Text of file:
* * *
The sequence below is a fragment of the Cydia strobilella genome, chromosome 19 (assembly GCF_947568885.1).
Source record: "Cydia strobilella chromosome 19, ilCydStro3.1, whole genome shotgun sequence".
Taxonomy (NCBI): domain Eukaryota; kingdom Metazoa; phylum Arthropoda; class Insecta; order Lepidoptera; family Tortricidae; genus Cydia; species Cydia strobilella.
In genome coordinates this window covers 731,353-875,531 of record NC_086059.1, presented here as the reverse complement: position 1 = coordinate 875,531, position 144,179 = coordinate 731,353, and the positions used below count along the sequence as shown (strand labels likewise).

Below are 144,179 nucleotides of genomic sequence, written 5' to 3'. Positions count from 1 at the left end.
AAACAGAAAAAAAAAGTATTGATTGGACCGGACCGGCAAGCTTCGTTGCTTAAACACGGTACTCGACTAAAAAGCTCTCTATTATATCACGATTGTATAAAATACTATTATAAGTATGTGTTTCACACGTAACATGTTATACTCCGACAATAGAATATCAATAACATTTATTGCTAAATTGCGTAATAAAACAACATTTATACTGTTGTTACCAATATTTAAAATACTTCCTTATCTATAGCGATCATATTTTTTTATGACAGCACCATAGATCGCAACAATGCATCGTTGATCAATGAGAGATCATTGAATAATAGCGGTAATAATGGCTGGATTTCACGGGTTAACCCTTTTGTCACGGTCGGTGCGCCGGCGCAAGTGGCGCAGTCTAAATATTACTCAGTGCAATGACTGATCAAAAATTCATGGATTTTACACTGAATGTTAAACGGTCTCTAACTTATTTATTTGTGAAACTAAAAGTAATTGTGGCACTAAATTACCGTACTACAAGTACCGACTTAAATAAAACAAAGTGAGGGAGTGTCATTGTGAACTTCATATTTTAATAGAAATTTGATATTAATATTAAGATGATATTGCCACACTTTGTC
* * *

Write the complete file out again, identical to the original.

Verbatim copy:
The sequence below is a fragment of the Cydia strobilella genome, chromosome 19 (assembly GCF_947568885.1).
Source record: "Cydia strobilella chromosome 19, ilCydStro3.1, whole genome shotgun sequence".
Taxonomy (NCBI): domain Eukaryota; kingdom Metazoa; phylum Arthropoda; class Insecta; order Lepidoptera; family Tortricidae; genus Cydia; species Cydia strobilella.
In genome coordinates this window covers 731,353-875,531 of record NC_086059.1, presented here as the reverse complement: position 1 = coordinate 875,531, position 144,179 = coordinate 731,353, and the positions used below count along the sequence as shown (strand labels likewise).

Below are 144,179 nucleotides of genomic sequence, written 5' to 3'. Positions count from 1 at the left end.
AAACAGAAAAAAAAAGTATTGATTGGACCGGACCGGCAAGCTTCGTTGCTTAAACACGGTACTCGACTAAAAAGCTCTCTATTATATCACGATTGTATAAAATACTATTATAAGTATGTGTTTCACACGTAACATGTTATACTCCGACAATAGAATATCAATAACATTTATTGCTAAATTGCGTAATAAAACAACATTTATACTGTTGTTACCAATATTTAAAATACTTCCTTATCTATAGCGATCATATTTTTTTATGACAGCACCATAGATCGCAACAATGCATCGTTGATCAATGAGAGATCATTGAATAATAGCGGTAATAATGGCTGGATTTCACGGGTTAACCCTTTTGTCACGGTCGGTGCGCCGGCGCAAGTGGCGCAGTCTAAATATTACTCAGTGCAATGACTGATCAAAAATTCATGGATTTTACACTGAATGTTAAACGGTCTCTAACTTATTTATTTGTGAAACTAAAAGTAATTGTGGCACTAAATTACCGTACTACAAGTACCGACTTAAATAAAACAAAGTGAGGGAGTGTCATTGTGAACTTCATATTTTAATAGAAATTTGATATTAATATTAAGATGATATTGCCACACTTTGTC